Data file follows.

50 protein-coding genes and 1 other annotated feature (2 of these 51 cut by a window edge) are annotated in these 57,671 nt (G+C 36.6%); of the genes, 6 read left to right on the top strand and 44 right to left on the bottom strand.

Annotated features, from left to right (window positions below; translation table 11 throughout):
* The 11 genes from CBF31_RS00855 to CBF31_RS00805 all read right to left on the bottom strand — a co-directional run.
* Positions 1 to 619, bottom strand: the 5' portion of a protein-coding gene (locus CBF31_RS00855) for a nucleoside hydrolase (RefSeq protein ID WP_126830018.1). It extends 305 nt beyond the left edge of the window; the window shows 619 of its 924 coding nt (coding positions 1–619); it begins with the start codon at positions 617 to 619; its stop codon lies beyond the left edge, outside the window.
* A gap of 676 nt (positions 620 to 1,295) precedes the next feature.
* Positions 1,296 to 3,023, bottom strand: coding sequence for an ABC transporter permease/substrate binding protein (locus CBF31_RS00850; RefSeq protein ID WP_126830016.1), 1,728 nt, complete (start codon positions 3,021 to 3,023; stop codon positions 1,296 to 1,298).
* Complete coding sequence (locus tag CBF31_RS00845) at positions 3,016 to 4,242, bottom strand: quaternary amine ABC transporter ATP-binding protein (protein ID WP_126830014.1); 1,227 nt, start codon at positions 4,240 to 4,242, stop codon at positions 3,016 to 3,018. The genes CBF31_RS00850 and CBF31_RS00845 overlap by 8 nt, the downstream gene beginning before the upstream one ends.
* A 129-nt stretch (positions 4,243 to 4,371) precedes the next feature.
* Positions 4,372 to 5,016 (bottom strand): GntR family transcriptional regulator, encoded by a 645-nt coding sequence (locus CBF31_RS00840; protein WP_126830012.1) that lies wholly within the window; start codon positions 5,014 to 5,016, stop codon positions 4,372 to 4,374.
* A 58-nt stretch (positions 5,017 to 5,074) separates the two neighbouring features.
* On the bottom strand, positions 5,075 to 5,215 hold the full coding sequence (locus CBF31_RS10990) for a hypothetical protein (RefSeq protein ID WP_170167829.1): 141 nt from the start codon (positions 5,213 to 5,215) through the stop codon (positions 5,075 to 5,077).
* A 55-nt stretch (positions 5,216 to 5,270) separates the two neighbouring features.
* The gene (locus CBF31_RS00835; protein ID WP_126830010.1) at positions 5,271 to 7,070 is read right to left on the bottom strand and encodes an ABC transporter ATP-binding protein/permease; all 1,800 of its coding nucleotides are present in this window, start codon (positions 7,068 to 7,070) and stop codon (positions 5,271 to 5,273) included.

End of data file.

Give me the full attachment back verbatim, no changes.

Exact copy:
50 protein-coding genes and 1 other annotated feature (2 of these 51 cut by a window edge) are annotated in these 57,671 nt (G+C 36.6%); of the genes, 6 read left to right on the top strand and 44 right to left on the bottom strand.

Annotated features, from left to right (window positions below; translation table 11 throughout):
* The 11 genes from CBF31_RS00855 to CBF31_RS00805 all read right to left on the bottom strand — a co-directional run.
* Positions 1 to 619, bottom strand: the 5' portion of a protein-coding gene (locus CBF31_RS00855) for a nucleoside hydrolase (RefSeq protein ID WP_126830018.1). It extends 305 nt beyond the left edge of the window; the window shows 619 of its 924 coding nt (coding positions 1–619); it begins with the start codon at positions 617 to 619; its stop codon lies beyond the left edge, outside the window.
* A gap of 676 nt (positions 620 to 1,295) precedes the next feature.
* Positions 1,296 to 3,023, bottom strand: coding sequence for an ABC transporter permease/substrate binding protein (locus CBF31_RS00850; RefSeq protein ID WP_126830016.1), 1,728 nt, complete (start codon positions 3,021 to 3,023; stop codon positions 1,296 to 1,298).
* Complete coding sequence (locus tag CBF31_RS00845) at positions 3,016 to 4,242, bottom strand: quaternary amine ABC transporter ATP-binding protein (protein ID WP_126830014.1); 1,227 nt, start codon at positions 4,240 to 4,242, stop codon at positions 3,016 to 3,018. The genes CBF31_RS00850 and CBF31_RS00845 overlap by 8 nt, the downstream gene beginning before the upstream one ends.
* A 129-nt stretch (positions 4,243 to 4,371) precedes the next feature.
* Positions 4,372 to 5,016 (bottom strand): GntR family transcriptional regulator, encoded by a 645-nt coding sequence (locus CBF31_RS00840; protein WP_126830012.1) that lies wholly within the window; start codon positions 5,014 to 5,016, stop codon positions 4,372 to 4,374.
* A 58-nt stretch (positions 5,017 to 5,074) separates the two neighbouring features.
* On the bottom strand, positions 5,075 to 5,215 hold the full coding sequence (locus CBF31_RS10990) for a hypothetical protein (RefSeq protein ID WP_170167829.1): 141 nt from the start codon (positions 5,213 to 5,215) through the stop codon (positions 5,075 to 5,077).
* A 55-nt stretch (positions 5,216 to 5,270) separates the two neighbouring features.
* The gene (locus CBF31_RS00835; protein ID WP_126830010.1) at positions 5,271 to 7,070 is read right to left on the bottom strand and encodes an ABC transporter ATP-binding protein/permease; all 1,800 of its coding nucleotides are present in this window, start codon (positions 7,068 to 7,070) and stop codon (positions 5,271 to 5,273) included.